Another approach would be to have sex in the same bed with another couple but only involved your hands or mostly two separate couples having sex known as "soft swap"

however you wouldn't be the first couple to decide in the heat of the moment that you're ready for a full swap, but right after orgasm some people start to think slightly different

From my limited experience, a good indication of your "THIS IS NOT A DRILL" poly/non-monogamy preparedness is how your conversations with your spouse go, but it is hard to explain in a coherent way. The jist of it is, if you have to verbally dance around certain words it is not a good sign.

the other thing to look out for, is the added excitement of threesum NRE, if you never scream "oh gawd!" and you suddenly do in front of your wife, and it's not because of something she did, it can be a little hard for one's ego to take

so there may be some things you might not have anticipated

so you may want to think about how each of you would feel if you saw the other in a far more "pleasureably animated exhuberence" so to speak, but there to, many many people, both husbands and wives -- everybody really -- has some form of a seriously twisted wild animal that they didn't have the slightest idear was caged, in a closet they didn't even know existed nor did they realize it was part of them. Sometimes one person likes to see their SO's wild side, but they themselves can get comfortable with it and feel ashamed that too can cause damage that some people never learn to get passed

They can be extremely joyous experiences, but it can take some getting used to, and there is nothing wrong with not being comfortable about anything that is YOUR sexuality, in fact nothing is more sure to make things implode or explode then for a person to feel pressured and then the experience becomes a complex. Sex is a powerful and emotional experience, one that I strongly feel is enhanced the more you can consciously get into and unfortunately many people have been already given a rather severe complex before they even reached puberty by well meaning but extremely emotionally damaging "masturbation is bad" teachings. Any subject regarding sex that gets mentioned but not discussed thoroughly enough so that an understanding can be had risks giving a person a sexual complex. Sex is better being fully present as opposed to detached and if you enter a situation that your spouse later has to work hard to forget it is a recipe for damage beyond repair,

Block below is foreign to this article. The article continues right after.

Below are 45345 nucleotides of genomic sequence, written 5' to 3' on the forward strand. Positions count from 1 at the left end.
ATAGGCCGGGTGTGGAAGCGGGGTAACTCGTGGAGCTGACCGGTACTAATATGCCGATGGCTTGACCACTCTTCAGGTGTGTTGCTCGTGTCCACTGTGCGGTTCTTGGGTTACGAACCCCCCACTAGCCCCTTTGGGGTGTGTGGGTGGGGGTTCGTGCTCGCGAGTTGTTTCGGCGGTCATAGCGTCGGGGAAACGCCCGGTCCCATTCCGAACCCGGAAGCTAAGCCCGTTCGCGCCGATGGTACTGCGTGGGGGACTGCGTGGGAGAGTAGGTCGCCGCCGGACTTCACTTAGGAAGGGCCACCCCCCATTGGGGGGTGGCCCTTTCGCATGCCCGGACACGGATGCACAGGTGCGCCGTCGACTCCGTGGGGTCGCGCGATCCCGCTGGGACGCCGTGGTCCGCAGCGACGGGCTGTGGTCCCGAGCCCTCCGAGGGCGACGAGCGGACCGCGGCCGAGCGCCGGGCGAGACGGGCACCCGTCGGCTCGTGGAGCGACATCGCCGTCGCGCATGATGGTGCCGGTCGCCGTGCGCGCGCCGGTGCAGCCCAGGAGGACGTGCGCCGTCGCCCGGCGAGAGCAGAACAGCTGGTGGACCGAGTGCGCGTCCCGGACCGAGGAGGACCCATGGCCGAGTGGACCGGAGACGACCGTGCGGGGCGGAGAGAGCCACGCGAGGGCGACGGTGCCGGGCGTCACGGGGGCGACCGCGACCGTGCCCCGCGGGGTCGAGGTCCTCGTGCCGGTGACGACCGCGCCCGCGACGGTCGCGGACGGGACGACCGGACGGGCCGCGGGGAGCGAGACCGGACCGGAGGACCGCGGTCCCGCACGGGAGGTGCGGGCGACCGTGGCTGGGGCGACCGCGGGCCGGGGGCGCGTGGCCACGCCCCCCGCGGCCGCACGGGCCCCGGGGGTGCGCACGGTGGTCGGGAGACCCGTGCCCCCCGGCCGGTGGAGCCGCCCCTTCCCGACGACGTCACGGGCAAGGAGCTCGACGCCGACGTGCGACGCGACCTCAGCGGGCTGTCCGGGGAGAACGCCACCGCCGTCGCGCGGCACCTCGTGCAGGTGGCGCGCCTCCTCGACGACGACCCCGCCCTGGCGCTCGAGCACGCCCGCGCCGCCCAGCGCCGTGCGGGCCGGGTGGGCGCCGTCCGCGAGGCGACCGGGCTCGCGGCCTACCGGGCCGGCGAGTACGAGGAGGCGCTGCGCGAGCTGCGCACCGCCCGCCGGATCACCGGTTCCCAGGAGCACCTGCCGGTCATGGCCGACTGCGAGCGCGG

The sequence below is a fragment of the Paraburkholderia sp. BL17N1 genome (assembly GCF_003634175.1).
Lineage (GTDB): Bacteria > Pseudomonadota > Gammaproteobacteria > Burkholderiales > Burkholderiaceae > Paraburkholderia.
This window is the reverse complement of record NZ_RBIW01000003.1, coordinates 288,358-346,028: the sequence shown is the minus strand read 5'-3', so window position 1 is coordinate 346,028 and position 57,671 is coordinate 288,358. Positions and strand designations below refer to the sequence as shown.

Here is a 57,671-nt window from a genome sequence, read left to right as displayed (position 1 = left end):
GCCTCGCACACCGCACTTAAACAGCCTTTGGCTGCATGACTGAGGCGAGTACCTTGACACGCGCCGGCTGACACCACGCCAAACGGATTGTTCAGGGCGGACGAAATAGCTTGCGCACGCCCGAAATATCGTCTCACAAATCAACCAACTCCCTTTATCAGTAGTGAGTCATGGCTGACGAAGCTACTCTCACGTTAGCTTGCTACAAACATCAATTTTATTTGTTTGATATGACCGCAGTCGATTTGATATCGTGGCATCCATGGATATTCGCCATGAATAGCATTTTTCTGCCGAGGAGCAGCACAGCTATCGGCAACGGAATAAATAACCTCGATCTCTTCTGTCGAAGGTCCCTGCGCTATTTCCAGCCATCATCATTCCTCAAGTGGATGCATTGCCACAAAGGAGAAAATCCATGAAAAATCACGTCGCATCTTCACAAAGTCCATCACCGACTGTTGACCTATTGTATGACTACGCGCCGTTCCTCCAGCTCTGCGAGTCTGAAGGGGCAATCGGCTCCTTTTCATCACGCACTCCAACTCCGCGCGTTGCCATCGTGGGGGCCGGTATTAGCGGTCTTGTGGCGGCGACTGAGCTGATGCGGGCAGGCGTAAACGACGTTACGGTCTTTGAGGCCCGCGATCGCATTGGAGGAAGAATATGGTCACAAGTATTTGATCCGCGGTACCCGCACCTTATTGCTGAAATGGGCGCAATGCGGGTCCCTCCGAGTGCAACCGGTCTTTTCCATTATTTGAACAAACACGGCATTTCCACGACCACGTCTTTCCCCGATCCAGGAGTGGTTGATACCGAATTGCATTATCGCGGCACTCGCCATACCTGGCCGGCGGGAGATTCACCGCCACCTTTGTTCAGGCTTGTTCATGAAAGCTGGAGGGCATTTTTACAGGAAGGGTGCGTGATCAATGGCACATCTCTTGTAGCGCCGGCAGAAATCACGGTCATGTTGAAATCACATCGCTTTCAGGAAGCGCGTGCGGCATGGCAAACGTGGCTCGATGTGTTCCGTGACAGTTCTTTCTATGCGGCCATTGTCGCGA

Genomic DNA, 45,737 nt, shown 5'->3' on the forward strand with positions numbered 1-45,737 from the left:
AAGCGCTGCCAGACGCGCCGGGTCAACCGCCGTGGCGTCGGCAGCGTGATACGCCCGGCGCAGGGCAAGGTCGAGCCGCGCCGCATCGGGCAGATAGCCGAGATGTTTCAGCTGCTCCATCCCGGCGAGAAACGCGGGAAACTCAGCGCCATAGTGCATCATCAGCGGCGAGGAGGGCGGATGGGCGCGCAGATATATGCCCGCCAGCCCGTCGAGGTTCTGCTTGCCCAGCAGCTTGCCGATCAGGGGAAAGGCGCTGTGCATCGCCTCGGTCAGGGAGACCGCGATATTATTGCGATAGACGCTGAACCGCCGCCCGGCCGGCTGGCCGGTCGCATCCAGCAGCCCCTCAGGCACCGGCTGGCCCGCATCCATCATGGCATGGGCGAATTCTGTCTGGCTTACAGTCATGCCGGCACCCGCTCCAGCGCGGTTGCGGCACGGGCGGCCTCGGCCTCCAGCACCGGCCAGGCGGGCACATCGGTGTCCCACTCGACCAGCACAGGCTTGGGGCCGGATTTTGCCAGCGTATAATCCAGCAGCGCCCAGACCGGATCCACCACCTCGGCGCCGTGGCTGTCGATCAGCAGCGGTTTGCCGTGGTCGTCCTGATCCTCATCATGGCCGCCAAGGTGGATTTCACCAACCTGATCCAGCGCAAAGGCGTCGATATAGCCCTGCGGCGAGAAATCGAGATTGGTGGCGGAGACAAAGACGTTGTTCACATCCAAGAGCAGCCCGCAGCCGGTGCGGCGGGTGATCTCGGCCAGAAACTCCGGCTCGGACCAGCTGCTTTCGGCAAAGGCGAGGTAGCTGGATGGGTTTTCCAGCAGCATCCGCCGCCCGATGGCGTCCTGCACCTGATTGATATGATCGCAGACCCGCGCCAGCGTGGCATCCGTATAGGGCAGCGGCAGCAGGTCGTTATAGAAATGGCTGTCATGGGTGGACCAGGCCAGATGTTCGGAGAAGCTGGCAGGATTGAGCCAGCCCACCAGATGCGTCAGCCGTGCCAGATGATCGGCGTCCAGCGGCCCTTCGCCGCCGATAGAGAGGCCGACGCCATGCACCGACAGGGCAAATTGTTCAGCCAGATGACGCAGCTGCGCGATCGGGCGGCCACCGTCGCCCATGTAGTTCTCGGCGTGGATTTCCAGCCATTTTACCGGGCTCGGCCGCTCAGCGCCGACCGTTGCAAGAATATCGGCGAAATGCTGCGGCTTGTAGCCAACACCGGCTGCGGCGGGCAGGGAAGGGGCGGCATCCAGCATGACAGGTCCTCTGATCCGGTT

so be cautious won't ever be as damaging as leaping without looking.

Last edited by Dirtclustit; 09-03-2013 at 05:02 AM. Reason: typos
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  #14  
Old 09-03-2013, 04:27 PM
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SNeacail SNeacail is offline
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Waiting and continuing to research and have discussions is NOT a bad decision! To me it show a great deal of maturity. So many people, claim to have a "rock solid" marriage, jump into poly (or anything else that produces relationship stressors) only to have all the flaws that were so easily ignored previously highlighted and magnified. I tend to be the negative personality. My first answer is automatically wants to be NO, then I think on it for a few hours and, then I'm fine with it. I know this about myself, and I try to accommodate for it, so instead of saying NO upfront, I tell people I need to think about it and will get back to them in a few hours.